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It's been nearly 18 years since the federal Electronic Signatures in Global and National Commerce Act was passed, legalizing electronic signatures. Since then, e-signature software has infiltrated nearly all aspects of business and daily life. It's used by large enterprises to share information with employees, as well as customers at point-of-sale terminals in grocery stores, malls and gas stations.
"E-signatures makes distribution simpler," said Aaron Walker, research lead at G2 Crowd, a Chicago-based peer-to-peer business software review platform. "It's a lot easier to send documents in an email to your entire company than hand out, collect and organize paper documents."
Electronically signed documents can also be securely backed up to reliable cloud or on-premises databases to take up less physical space and be available for easier retrieval.
Naturally, as electronic signature technology has surged, so has the number of e-signature software options available to organizations and users. G2 Crowd tracks the leaders in the industry, as well as the features offered by each provider.
E-signature software companies cater to users in human resources, financial services, legal, real estate and anyone working with sensitive documents. The tools -- which are also frequently available as apps for mobile devices -- can be used by virtually anyone, from insurance brokers and financial managers to healthcare providers looking to comply with privacy regulations or architects finalizing deals with their clients. A number of e-signature tools are also emerging to cater to specific industries, like real estate, insurance, education and government.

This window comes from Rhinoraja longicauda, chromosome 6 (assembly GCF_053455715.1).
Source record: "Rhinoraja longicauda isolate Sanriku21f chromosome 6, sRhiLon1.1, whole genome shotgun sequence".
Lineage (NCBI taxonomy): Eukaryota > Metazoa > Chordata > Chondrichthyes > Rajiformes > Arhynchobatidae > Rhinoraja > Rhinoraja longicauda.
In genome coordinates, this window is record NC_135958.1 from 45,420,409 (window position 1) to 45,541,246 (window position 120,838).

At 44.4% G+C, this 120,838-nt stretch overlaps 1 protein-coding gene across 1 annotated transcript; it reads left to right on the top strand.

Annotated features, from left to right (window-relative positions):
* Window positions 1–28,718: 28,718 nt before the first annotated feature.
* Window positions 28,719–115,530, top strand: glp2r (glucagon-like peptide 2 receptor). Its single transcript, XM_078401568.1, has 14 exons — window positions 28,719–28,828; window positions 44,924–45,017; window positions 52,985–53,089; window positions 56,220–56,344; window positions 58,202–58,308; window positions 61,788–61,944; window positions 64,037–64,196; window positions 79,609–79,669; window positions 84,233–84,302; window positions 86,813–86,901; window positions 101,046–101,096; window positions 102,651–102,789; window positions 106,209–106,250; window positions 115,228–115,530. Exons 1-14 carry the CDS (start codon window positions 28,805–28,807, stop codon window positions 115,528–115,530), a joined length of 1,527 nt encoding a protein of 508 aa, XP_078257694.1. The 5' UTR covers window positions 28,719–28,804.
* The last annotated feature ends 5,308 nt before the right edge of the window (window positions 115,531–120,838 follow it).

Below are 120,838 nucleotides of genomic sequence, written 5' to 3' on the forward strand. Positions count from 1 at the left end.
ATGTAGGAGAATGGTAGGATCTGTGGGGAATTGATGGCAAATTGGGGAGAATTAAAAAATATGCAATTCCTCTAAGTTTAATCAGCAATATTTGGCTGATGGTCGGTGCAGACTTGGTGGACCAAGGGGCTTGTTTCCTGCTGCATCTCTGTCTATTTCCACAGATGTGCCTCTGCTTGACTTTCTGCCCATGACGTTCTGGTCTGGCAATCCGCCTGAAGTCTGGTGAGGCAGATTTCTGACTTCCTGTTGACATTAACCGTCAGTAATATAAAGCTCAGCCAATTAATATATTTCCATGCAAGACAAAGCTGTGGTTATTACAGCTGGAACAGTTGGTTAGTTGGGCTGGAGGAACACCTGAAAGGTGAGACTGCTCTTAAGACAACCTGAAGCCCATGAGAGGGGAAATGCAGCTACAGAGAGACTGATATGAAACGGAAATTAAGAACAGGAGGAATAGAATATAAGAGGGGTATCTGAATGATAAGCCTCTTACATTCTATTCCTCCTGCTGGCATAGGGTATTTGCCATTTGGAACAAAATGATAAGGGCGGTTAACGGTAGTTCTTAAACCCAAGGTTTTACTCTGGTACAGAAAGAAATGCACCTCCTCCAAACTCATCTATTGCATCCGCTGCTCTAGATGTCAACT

The e-signature software industry is not dominated by a just a few players. With already approximately 71 products to date, the market will only continue to grow. P&S Market Research predicted more than 20% growth in the U.S. digital signature market from 2017 to 2023, with the market value reaching more than $1 billion. DocuSign leads on market presence, with nine other tools attracting more than 100 reviews on G2 Crowd.
"Cloud-based document storage is the way of the future, so they're not going away anytime soon," Walker said.
Last year, Adobe Sign became the first in the e-signature software industry to become equipped with an entirely cloud-based functionality. Walker called moving to the cloud more intuitive for e-signature software than blockchain-based systems -- a continuously growing list of records, called blocks, which are linked and secured using cryptography. The encrypted, anonymous nature of blockchain can be a roadblock for e-signature use within blockchain transaction systems, Walker explained.
On the other hand, smart contracts validate transactions anonymously and automatically. "It's kind of the antithesis of e-signature, but could work hand-in-hand in a more centralized cryptocurrency system like Ripple," Walker said. "In the long run, I could see blockchain-based smart contracts chipping away at the digital signature market, but that's a long way down the road."
While very few companies or thought leaders are telling business professionals not to use e-signature tools -- and no state has ever banned its use -- some experts do harbor concerns about security of the tools. And some of their arguments are valid, according to Walker. "The lack of global standards is an issue. International financial transactions or real estate deals won't always look the same or require the same levels of authentication," he said.
Labeling anything a "secure document" makes it a target for hackers, so some legal experts have insisted on establishing validation and security requirements. The first step in reducing the threat is establishing compliance norms. "People shouldn't be afraid to talk about how to make digital signature solutions more secure," Walker said.